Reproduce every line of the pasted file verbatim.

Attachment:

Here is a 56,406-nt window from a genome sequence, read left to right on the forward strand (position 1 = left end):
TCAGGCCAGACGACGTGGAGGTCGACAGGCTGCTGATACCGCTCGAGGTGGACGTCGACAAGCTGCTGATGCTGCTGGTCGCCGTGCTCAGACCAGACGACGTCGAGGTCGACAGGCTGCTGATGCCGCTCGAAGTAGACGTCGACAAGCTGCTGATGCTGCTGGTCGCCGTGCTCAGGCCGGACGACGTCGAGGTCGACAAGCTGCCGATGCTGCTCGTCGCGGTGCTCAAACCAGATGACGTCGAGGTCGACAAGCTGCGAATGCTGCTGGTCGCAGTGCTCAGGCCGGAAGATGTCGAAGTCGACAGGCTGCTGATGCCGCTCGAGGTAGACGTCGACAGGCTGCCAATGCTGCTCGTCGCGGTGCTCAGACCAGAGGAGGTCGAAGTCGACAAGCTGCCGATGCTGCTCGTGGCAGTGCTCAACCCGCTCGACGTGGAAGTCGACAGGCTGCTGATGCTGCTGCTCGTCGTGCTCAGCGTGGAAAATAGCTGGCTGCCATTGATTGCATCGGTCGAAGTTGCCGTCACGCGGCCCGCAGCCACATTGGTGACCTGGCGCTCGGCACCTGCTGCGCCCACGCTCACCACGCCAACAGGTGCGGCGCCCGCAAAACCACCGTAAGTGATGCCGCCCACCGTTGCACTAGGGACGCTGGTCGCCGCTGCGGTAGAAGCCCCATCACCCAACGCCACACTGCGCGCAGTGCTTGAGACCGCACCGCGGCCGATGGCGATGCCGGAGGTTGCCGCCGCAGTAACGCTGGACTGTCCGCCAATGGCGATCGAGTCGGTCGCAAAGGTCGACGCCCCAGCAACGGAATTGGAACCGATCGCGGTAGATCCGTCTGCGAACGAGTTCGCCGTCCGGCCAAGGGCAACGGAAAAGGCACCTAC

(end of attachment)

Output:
Here is a 56,406-nt window from a genome sequence, read left to right on the forward strand (position 1 = left end):
TCAGGCCAGACGACGTGGAGGTCGACAGGCTGCTGATACCGCTCGAGGTGGACGTCGACAAGCTGCTGATGCTGCTGGTCGCCGTGCTCAGACCAGACGACGTCGAGGTCGACAGGCTGCTGATGCCGCTCGAAGTAGACGTCGACAAGCTGCTGATGCTGCTGGTCGCCGTGCTCAGGCCGGACGACGTCGAGGTCGACAAGCTGCCGATGCTGCTCGTCGCGGTGCTCAAACCAGATGACGTCGAGGTCGACAAGCTGCGAATGCTGCTGGTCGCAGTGCTCAGGCCGGAAGATGTCGAAGTCGACAGGCTGCTGATGCCGCTCGAGGTAGACGTCGACAGGCTGCCAATGCTGCTCGTCGCGGTGCTCAGACCAGAGGAGGTCGAAGTCGACAAGCTGCCGATGCTGCTCGTGGCAGTGCTCAACCCGCTCGACGTGGAAGTCGACAGGCTGCTGATGCTGCTGCTCGTCGTGCTCAGCGTGGAAAATAGCTGGCTGCCATTGATTGCATCGGTCGAAGTTGCCGTCACGCGGCCCGCAGCCACATTGGTGACCTGGCGCTCGGCACCTGCTGCGCCCACGCTCACCACGCCAACAGGTGCGGCGCCCGCAAAACCACCGTAAGTGATGCCGCCCACCGTTGCACTAGGGACGCTGGTCGCCGCTGCGGTAGAAGCCCCATCACCCAACGCCACACTGCGCGCAGTGCTTGAGACCGCACCGCGGCCGATGGCGATGCCGGAGGTTGCCGCCGCAGTAACGCTGGACTGTCCGCCAATGGCGATCGAGTCGGTCGCAAAGGTCGACGCCCCAGCAACGGAATTGGAACCGATCGCGGTAGATCCGTCTGCGAACGAGTTCGCCGTCCGGCCAAGGGCAACGGAAAAGGCACCTAC